With education compulsory until secondary level, schools in Kuwait generally have high enrolment rates. Figures from Alpen Capital and UNESCO indicate that enrolment recorded a compound annual growth rate (CAGR) of 2% between 2011 and 2016.
The primary segment had the highest gross enrolment rate (GER) in 2016, at 100.6%, as a result of early enrolment and pupils resitting classes. Secondary schools also had a high GER, at 93.6%. Enrolment at the tertiary level was comparatively lower, with a GER of 27%. Although this was considerably higher than the 2011 figure of 18.9%, Kuwait continues to lag behind the GCC average of 54.7% and the global average of 37.5%. As a consequence, investing in higher education and vocational training is a key focus of government policy.
The MoE is responsible for implementing the national curriculum across the public system, and employing teaching staff for all state-operated schools. Between 2015/16 and 2017/18 the number of teachers in public schools increased by 7.2% from 64,342 to 68,974. This is a promising sign as public schools in Kuwait have typically struggled with a shortage of qualified staff. According to the Central Statistics Bureau (CSB), in 2017/18 there were 390,673 pupils in the public school system across kindergarten, primary, intermediate and secondary schools.
In 2017/18 there were on average 5.6 pupils per teacher, and 27 pupils per classroom, with a total of 14,312 classrooms across the public school system. Approximately 86% of these students are Kuwaiti nationals. Public education is generally only available to citizens; however, there are some exceptions, which are generally granted to non-Kuwaiti children whose parents work in certain professions, such as public school teachers or medical staff in public hospitals. The government also operates 11 gender-segregated religious institutes, which had 2542 students and 589 teachers in 2017/18, and an average of 4.3 pupils per teacher.
In 2017/18 the public school segment comprised 196 kindergartens, 268 primary schools, 215 intermediate-level schools and 141 secondary schools. In terms of the number of institutions, when combined with religious institutes public schools constituted a sector share of 53.5%, a slight decrease compared to the 53.9% share the segment recorded in 2016/17.
In recent years the MoE has made several agreements with private investors to rebuild old schools and open new establishments. Private investors are responsible for the construction, financing and maintenance of the institutions, while the MoE manages administration, the curriculum and the appointment of staff. In 2014 the ministry introduced the Kuwait Schools Development Programme to build schools using the build-operate-transfer model. There were plans for this programme to issue the tenders of nine public schools – including five kindergartens, two primary schools and one intermediate school – as PPPs through the Kuwait Authority for Partnership Projects, but the development programme was cancelled in April 2018.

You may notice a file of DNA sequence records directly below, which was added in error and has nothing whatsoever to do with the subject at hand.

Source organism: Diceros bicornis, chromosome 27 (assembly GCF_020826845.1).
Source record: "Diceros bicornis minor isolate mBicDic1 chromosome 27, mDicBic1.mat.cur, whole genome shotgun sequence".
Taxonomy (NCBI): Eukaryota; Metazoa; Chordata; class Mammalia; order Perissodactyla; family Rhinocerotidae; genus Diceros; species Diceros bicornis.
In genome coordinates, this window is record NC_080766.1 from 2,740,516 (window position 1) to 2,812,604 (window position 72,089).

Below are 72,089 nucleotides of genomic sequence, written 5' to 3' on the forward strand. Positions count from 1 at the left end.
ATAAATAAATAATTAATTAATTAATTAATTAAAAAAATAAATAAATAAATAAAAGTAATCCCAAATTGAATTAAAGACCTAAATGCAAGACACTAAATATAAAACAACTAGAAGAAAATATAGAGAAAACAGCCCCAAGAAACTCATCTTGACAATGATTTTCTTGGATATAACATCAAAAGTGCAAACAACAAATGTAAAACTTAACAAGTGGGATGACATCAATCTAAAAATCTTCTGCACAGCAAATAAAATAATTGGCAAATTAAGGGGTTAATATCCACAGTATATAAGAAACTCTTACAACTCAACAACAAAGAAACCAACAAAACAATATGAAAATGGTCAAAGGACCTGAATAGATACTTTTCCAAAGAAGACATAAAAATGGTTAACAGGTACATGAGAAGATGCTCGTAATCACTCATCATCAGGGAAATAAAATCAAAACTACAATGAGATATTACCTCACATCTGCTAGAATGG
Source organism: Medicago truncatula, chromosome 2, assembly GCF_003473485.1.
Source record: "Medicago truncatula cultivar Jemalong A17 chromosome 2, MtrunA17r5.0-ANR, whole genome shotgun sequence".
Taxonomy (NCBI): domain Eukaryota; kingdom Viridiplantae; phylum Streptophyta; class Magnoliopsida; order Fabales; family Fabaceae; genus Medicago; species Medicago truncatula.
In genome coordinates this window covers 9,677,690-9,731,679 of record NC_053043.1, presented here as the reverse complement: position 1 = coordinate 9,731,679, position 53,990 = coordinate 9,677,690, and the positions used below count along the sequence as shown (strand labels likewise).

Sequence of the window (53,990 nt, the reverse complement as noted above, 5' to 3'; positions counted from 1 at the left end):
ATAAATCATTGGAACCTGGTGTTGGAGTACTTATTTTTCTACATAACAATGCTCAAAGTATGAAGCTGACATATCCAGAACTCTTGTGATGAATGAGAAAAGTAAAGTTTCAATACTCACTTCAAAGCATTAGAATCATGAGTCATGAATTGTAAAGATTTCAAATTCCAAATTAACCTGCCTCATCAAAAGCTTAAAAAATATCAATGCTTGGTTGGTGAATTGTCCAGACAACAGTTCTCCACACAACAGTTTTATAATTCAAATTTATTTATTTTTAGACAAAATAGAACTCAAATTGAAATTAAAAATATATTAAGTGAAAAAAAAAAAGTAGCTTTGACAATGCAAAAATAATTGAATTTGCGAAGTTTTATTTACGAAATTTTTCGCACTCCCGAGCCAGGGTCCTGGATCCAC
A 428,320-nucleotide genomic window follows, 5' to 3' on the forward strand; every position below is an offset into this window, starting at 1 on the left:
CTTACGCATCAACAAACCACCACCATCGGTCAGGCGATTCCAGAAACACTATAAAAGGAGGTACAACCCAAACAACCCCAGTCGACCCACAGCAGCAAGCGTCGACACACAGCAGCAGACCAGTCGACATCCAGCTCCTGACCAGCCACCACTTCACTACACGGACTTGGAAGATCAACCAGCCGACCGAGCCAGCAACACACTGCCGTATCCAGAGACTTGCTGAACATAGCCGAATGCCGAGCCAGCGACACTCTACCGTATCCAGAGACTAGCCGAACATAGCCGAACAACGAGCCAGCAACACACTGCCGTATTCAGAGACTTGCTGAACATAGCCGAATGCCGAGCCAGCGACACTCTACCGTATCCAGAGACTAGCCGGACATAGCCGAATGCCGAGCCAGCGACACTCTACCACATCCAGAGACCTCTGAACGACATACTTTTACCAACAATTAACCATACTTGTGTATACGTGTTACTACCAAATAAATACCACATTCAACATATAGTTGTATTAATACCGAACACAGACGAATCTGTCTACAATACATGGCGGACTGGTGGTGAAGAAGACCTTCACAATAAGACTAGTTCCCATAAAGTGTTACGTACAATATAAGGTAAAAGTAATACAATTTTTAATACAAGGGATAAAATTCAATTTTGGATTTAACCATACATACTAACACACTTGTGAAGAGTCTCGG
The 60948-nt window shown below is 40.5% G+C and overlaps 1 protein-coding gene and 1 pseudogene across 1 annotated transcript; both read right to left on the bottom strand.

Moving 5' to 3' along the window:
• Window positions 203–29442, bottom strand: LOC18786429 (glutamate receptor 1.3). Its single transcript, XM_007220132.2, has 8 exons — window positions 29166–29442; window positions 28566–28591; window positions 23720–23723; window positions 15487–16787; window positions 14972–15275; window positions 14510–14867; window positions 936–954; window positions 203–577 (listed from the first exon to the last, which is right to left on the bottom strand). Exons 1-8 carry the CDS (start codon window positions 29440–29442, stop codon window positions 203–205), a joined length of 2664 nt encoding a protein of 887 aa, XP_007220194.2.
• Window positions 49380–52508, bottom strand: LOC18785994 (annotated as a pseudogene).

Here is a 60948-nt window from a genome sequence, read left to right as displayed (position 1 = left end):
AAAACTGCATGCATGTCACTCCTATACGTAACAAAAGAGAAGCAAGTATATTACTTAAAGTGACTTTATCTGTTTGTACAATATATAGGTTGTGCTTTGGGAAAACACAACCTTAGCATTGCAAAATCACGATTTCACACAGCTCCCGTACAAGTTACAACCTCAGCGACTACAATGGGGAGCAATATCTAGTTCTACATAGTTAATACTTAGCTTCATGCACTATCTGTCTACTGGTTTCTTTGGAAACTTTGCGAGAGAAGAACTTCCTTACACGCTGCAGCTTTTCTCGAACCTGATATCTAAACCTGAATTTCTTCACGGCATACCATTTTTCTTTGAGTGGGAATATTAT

The private education segment is well established in Kuwait due to the long-standing presence of a large expatriate community in the country, which comprises around 69% of the total population. Due to the high standard of living many Kuwaitis enjoy, families who have the means to send their children to private schools often prefer to do so, particularly if they offer an international curriculum. According to the CSB, Kuwaiti students represented 27% of the student population in private schools in 2017/18.
Many private international schools, particularly those that follow a Western curriculum, are characterised by increasingly high fees. In June 2016 the MoE approved a 3% annual fee hike for private schools in 2016/17 and 2017/18, with prior approval needed for any future increases. In February 2019 local press reported that the Parliament had extended a resolution that formally suspended any further rise in private school fees for the 2019/20 academic year. This resolution applies to all private educational institutes, including international schools following the education systems of Western, Arab and Asian nations. The latest suspension of fee rises occurred after a number of private foreign schools unilaterally raised their prices without first obtaining approval from the MoE.